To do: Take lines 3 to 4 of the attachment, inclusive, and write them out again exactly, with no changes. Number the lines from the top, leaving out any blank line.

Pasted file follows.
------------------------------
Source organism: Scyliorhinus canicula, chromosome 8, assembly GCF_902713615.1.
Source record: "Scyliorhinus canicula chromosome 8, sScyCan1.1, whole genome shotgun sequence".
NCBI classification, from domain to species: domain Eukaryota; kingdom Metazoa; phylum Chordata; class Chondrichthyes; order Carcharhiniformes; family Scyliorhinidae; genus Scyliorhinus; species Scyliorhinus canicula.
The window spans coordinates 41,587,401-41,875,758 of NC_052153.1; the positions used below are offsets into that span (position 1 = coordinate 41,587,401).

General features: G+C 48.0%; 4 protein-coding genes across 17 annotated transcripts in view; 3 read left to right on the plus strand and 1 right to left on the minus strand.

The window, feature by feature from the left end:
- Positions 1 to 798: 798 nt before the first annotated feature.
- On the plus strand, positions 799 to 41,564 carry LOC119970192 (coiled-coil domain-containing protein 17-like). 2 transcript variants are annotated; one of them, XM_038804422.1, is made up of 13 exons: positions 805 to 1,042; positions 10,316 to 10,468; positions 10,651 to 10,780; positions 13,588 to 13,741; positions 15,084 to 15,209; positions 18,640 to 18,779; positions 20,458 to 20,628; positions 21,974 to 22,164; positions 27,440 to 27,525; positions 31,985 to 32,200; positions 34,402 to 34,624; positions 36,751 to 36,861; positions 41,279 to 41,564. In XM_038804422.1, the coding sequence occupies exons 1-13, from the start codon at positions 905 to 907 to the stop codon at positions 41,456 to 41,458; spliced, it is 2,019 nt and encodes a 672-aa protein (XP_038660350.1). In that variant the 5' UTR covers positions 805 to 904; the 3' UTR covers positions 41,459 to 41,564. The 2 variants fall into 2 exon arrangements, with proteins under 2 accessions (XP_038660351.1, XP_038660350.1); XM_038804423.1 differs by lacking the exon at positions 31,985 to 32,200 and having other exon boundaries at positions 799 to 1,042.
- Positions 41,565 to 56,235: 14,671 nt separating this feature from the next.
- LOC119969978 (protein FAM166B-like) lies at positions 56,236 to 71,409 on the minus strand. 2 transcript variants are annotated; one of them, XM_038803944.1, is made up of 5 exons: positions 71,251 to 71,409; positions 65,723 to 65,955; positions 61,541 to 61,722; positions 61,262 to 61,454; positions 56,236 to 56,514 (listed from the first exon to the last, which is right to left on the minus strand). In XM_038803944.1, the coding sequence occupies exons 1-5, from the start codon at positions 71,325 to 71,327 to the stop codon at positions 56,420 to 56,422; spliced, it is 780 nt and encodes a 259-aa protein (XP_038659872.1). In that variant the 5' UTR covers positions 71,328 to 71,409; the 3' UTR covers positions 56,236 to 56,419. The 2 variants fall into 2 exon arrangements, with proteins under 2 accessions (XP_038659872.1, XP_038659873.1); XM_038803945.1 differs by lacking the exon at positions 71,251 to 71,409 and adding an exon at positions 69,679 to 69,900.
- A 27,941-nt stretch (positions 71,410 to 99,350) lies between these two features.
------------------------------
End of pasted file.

NCBI classification, from domain to species: domain Eukaryota; kingdom Metazoa; phylum Chordata; class Chondrichthyes; order Carcharhiniformes; family Scyliorhinidae; genus Scyliorhinus; species Scyliorhinus canicula.
The window spans coordinates 41,587,401-41,875,758 of NC_052153.1; the positions used below are offsets into that span (position 1 = coordinate 41,587,401).